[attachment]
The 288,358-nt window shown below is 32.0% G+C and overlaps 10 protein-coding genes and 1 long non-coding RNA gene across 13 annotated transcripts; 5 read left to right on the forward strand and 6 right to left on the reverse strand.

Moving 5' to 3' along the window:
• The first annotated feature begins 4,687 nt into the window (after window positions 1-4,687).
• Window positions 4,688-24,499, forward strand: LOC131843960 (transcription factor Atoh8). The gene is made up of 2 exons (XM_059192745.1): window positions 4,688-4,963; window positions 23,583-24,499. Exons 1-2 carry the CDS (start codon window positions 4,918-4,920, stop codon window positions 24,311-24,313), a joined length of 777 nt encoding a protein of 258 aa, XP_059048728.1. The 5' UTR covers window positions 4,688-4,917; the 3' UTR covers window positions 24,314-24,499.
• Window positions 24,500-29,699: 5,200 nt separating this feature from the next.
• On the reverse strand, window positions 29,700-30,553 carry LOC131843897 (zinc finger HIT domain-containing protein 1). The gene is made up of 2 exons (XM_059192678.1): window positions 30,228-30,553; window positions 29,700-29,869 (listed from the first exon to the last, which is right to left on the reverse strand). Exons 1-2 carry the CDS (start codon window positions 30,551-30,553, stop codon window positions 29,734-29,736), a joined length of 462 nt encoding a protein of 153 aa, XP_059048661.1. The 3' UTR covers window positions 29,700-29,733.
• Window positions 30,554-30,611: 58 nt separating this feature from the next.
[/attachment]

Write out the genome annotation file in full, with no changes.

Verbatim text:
The 288,358-nt window shown below is 32.0% G+C and overlaps 10 protein-coding genes and 1 long non-coding RNA gene across 13 annotated transcripts; 5 read left to right on the forward strand and 6 right to left on the reverse strand.

Moving 5' to 3' along the window:
• The first annotated feature begins 4,687 nt into the window (after window positions 1-4,687).
• Window positions 4,688-24,499, forward strand: LOC131843960 (transcription factor Atoh8). The gene is made up of 2 exons (XM_059192745.1): window positions 4,688-4,963; window positions 23,583-24,499. Exons 1-2 carry the CDS (start codon window positions 4,918-4,920, stop codon window positions 24,311-24,313), a joined length of 777 nt encoding a protein of 258 aa, XP_059048728.1. The 5' UTR covers window positions 4,688-4,917; the 3' UTR covers window positions 24,314-24,499.
• Window positions 24,500-29,699: 5,200 nt separating this feature from the next.
• On the reverse strand, window positions 29,700-30,553 carry LOC131843897 (zinc finger HIT domain-containing protein 1). The gene is made up of 2 exons (XM_059192678.1): window positions 30,228-30,553; window positions 29,700-29,869 (listed from the first exon to the last, which is right to left on the reverse strand). Exons 1-2 carry the CDS (start codon window positions 30,551-30,553, stop codon window positions 29,734-29,736), a joined length of 462 nt encoding a protein of 153 aa, XP_059048661.1. The 3' UTR covers window positions 29,700-29,733.
• Window positions 30,554-30,611: 58 nt separating this feature from the next.